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  • Employee share schemes



    This information may not apply to the current year. Check the content carefully to ensure it is applicable to your circumstances.

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    Some companies encourage employees to purchase shares in the company. If shares are issued to an employee at a discount, the value of the discount is usually included in the employee's taxable income.

    For capital gains tax purposes, the cost base of the shares is the amount paid to the company when you acquire them, plus the amount of the discount included in your assessable income under the ordinary tax provisions. These provisions will specify the amount of discount to include.

    Different options are open to employees and, depending on the nature of the employer's scheme and what options the employee has taken, the cost base of the shares will be affected differently.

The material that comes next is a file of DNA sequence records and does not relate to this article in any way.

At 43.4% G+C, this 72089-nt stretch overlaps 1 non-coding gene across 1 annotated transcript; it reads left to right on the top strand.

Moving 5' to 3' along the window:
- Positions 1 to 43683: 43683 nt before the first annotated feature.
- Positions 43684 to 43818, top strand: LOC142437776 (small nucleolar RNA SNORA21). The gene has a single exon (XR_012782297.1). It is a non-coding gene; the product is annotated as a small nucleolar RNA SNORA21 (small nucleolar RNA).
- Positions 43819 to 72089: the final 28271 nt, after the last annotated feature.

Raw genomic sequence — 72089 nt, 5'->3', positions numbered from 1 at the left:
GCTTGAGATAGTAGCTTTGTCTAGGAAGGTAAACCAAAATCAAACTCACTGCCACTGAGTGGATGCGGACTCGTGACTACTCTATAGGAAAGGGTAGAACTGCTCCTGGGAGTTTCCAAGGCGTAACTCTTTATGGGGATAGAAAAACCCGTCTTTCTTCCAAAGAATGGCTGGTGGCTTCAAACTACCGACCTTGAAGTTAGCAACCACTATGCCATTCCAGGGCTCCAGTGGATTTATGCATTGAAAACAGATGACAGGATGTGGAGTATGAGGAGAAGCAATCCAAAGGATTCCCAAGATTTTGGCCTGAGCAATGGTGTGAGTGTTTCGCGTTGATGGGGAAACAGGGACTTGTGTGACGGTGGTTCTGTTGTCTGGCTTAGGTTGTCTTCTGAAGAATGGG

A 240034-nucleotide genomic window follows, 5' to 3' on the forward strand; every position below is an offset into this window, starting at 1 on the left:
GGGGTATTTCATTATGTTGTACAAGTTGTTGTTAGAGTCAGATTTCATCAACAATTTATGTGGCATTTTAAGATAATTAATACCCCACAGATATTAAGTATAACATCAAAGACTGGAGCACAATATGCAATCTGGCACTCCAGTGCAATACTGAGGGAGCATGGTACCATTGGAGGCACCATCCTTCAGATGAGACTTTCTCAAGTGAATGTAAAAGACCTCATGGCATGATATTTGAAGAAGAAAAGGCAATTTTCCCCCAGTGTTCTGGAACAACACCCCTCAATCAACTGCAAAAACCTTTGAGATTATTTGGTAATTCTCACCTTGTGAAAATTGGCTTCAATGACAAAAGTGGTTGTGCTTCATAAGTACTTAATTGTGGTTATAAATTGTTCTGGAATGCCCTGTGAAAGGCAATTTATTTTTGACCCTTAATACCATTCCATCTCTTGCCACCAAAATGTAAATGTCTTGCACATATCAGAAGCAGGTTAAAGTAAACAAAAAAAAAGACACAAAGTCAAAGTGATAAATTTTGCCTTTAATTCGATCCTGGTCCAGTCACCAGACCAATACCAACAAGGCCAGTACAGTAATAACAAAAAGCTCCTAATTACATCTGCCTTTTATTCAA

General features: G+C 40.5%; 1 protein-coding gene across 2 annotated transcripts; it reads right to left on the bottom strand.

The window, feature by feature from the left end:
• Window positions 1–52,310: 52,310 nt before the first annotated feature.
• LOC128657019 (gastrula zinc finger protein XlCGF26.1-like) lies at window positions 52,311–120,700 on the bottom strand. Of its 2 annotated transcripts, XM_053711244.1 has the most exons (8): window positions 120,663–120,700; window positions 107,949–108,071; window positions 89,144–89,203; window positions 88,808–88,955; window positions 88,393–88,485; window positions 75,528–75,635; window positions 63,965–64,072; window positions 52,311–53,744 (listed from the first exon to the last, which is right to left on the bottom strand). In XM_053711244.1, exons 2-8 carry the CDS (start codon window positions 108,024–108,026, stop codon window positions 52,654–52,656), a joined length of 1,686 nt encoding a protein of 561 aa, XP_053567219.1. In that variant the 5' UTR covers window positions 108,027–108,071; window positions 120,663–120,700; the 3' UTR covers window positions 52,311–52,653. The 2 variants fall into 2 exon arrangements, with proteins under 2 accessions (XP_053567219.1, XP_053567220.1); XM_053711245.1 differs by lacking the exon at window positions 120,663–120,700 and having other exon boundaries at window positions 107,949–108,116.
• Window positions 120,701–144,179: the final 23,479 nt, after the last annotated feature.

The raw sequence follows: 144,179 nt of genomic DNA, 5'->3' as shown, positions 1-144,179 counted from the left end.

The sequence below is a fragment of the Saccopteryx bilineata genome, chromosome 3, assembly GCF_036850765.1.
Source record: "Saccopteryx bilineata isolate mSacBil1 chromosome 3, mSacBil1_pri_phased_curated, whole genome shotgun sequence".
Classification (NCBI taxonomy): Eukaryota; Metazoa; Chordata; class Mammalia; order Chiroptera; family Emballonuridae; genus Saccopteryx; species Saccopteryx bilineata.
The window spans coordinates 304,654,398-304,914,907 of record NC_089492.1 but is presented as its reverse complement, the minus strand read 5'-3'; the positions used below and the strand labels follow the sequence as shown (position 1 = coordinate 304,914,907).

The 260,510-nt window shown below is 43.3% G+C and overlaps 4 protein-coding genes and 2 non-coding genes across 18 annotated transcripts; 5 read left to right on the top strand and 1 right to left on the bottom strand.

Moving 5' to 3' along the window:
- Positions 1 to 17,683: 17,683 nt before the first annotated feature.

You may need to seek advice from the ATO if you need help calculating the cost base of your employee shares and the capital gains tax consequences if you have sold your shares or are thinking about selling them.

    Example: Employee share plans

    Manfred has been employed by MegaCorp Ltd for 13 years. Along with other employees who have been with the company for more than five years, he has been invited to participate in the company's employee share scheme. He is offered 100 shares for each year of service.

    Manfred agrees to participate and is required to pay $1 per share, a total of $1,300. In addition, the company informs Manfred that he must include $325 in his taxable income as the amount of the discount on allotment of the shares. The cost base of the shares for capital gains tax purposes is therefore a total of $1,625 ($1,300 + $325), or $1.25 per share.

    End of example
    Last modified: 31 Aug 2010QC 16195